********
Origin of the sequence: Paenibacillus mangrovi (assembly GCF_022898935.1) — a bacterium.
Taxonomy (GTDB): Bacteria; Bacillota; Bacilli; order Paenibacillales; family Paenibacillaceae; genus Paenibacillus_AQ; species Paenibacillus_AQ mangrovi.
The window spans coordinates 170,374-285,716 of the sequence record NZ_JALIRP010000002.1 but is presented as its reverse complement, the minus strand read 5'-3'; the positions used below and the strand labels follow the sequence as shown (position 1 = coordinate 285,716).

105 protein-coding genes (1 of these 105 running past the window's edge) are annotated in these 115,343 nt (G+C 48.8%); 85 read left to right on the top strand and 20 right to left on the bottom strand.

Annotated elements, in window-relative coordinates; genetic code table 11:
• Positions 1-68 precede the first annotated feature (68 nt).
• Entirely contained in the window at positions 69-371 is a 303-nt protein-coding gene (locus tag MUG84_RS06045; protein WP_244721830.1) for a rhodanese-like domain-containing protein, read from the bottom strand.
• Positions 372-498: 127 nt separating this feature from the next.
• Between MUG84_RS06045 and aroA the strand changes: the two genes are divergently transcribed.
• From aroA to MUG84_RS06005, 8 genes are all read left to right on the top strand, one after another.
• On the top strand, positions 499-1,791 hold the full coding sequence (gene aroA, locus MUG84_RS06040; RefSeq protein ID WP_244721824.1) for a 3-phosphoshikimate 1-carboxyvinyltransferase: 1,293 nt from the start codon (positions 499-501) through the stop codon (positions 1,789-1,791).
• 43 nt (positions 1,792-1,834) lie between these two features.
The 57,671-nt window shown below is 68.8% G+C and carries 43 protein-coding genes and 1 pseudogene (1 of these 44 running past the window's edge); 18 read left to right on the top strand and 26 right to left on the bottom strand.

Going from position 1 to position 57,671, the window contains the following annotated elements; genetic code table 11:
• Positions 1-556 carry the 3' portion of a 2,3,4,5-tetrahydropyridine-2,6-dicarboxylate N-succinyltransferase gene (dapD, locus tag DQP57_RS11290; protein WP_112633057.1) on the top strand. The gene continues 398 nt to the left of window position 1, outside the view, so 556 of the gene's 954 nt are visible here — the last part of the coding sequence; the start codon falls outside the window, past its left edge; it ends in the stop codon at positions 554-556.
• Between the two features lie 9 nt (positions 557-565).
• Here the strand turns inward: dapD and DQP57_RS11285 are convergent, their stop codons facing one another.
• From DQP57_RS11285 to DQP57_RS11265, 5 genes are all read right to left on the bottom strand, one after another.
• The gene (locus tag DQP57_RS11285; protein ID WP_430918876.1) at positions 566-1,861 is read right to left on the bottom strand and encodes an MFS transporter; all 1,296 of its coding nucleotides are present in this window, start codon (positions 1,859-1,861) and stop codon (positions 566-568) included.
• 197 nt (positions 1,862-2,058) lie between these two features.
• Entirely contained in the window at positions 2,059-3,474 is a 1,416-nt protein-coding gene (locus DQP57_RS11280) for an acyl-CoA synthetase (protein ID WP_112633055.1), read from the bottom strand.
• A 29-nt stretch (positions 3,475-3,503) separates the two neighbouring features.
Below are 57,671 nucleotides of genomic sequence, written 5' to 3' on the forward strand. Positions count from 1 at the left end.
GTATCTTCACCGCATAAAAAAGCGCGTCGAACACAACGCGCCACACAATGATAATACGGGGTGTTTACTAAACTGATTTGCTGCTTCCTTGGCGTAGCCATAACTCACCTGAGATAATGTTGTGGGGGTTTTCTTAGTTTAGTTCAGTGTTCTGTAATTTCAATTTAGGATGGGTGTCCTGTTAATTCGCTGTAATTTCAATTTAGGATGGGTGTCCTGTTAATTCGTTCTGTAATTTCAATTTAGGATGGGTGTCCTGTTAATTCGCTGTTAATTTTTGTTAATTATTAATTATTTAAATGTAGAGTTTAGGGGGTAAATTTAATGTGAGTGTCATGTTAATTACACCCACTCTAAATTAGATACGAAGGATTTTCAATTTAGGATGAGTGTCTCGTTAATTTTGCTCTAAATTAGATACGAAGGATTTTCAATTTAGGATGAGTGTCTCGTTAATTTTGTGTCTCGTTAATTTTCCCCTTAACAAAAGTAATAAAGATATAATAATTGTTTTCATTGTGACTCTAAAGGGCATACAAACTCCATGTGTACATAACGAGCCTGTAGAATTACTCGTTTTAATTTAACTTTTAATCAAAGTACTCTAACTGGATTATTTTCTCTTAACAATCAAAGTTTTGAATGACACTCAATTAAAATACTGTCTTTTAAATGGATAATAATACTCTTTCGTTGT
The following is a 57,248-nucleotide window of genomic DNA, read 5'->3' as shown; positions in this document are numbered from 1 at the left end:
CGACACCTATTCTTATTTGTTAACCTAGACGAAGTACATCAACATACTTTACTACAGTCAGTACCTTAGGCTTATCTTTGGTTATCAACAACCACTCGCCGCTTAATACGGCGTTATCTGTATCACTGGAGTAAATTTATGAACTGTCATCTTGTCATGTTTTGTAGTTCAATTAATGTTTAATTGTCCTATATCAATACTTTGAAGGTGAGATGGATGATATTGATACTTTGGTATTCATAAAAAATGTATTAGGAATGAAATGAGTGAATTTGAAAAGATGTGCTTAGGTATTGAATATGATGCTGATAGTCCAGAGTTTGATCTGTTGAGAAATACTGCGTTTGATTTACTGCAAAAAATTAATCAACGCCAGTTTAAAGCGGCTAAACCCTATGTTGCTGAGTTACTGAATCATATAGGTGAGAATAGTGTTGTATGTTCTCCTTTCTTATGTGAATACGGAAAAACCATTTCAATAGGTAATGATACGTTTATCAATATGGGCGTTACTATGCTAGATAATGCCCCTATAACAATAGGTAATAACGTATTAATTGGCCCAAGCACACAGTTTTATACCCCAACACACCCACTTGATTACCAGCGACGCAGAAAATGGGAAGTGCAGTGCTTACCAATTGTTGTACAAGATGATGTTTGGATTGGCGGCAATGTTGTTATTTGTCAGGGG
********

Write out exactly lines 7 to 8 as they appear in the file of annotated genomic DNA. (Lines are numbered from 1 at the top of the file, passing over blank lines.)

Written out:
• Entirely contained in the window at positions 69-371 is a 303-nt protein-coding gene (locus tag MUG84_RS06045; protein WP_244721830.1) for a rhodanese-like domain-containing protein, read from the bottom strand.
• Positions 372-498: 127 nt separating this feature from the next.